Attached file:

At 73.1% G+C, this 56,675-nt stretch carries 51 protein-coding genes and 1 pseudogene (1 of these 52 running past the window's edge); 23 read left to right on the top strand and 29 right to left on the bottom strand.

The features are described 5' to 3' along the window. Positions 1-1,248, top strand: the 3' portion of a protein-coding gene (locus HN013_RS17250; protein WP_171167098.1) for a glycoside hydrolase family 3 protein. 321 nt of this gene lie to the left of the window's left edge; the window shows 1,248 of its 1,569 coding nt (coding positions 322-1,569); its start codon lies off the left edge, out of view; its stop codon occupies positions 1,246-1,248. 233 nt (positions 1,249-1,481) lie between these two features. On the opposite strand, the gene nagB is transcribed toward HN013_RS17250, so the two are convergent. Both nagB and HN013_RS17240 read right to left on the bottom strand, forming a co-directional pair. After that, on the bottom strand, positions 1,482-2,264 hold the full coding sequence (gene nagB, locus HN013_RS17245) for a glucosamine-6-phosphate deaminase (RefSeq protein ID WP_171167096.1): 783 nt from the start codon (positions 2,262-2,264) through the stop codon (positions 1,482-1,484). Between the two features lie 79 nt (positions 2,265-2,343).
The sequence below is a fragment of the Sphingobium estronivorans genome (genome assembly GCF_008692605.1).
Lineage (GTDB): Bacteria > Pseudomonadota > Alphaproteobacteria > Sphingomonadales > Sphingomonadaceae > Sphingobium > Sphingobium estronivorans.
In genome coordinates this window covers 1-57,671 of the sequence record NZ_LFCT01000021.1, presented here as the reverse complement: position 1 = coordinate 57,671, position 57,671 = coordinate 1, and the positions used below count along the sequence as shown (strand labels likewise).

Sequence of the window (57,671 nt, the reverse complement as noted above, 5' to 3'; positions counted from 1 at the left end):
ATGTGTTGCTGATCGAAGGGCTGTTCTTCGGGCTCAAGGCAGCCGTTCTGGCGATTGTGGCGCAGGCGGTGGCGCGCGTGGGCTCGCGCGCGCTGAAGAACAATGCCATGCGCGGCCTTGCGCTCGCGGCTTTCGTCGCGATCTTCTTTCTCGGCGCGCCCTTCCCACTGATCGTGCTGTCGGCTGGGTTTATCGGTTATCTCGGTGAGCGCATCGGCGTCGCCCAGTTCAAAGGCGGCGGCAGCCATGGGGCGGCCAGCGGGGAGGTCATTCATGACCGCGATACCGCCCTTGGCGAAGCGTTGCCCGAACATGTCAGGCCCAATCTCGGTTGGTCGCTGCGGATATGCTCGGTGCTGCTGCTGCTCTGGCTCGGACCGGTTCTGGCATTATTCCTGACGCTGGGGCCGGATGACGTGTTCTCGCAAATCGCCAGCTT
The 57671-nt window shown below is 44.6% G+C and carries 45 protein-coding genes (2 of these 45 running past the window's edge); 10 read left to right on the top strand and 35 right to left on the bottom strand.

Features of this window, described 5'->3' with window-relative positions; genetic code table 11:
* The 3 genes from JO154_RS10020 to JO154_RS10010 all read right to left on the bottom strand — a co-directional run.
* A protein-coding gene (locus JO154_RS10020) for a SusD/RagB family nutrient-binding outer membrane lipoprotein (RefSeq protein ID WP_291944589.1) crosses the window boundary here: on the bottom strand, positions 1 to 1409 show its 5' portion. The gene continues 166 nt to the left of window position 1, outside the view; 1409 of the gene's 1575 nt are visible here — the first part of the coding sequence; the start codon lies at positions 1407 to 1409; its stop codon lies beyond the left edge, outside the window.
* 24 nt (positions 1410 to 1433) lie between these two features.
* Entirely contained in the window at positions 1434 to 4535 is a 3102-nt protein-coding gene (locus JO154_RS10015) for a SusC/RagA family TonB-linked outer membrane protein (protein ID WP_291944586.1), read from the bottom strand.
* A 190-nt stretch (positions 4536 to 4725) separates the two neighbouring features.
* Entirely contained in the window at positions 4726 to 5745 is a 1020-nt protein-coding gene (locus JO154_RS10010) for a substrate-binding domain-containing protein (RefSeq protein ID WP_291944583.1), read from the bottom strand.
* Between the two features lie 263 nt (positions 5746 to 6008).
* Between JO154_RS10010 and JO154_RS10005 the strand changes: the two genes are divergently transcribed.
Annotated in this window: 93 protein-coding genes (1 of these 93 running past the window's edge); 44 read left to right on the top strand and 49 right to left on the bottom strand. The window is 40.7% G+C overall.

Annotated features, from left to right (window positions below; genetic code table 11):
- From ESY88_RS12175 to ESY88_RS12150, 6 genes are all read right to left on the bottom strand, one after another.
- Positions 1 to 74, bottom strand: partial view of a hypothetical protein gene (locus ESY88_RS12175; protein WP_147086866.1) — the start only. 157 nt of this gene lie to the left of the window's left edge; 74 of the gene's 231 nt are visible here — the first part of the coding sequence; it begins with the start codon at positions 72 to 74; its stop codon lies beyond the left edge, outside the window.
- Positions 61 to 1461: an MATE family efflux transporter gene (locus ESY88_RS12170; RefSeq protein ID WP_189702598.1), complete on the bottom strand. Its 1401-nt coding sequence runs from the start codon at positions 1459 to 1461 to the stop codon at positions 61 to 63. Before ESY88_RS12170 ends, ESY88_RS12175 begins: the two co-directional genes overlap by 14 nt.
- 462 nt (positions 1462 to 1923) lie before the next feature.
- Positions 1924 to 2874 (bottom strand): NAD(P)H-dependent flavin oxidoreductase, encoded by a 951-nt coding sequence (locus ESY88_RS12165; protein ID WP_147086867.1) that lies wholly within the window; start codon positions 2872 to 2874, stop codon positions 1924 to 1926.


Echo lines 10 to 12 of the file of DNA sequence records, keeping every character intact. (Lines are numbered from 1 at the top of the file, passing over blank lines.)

* The 3 genes from JO154_RS10020 to JO154_RS10010 all read right to left on the bottom strand — a co-directional run.
* A protein-coding gene (locus JO154_RS10020) for a SusD/RagB family nutrient-binding outer membrane lipoprotein (RefSeq protein ID WP_291944589.1) crosses the window boundary here: on the bottom strand, positions 1 to 1409 show its 5' portion. The gene continues 166 nt to the left of window position 1, outside the view; 1409 of the gene's 1575 nt are visible here — the first part of the coding sequence; the start codon lies at positions 1407 to 1409; its stop codon lies beyond the left edge, outside the window.
* 24 nt (positions 1410 to 1433) lie between these two features.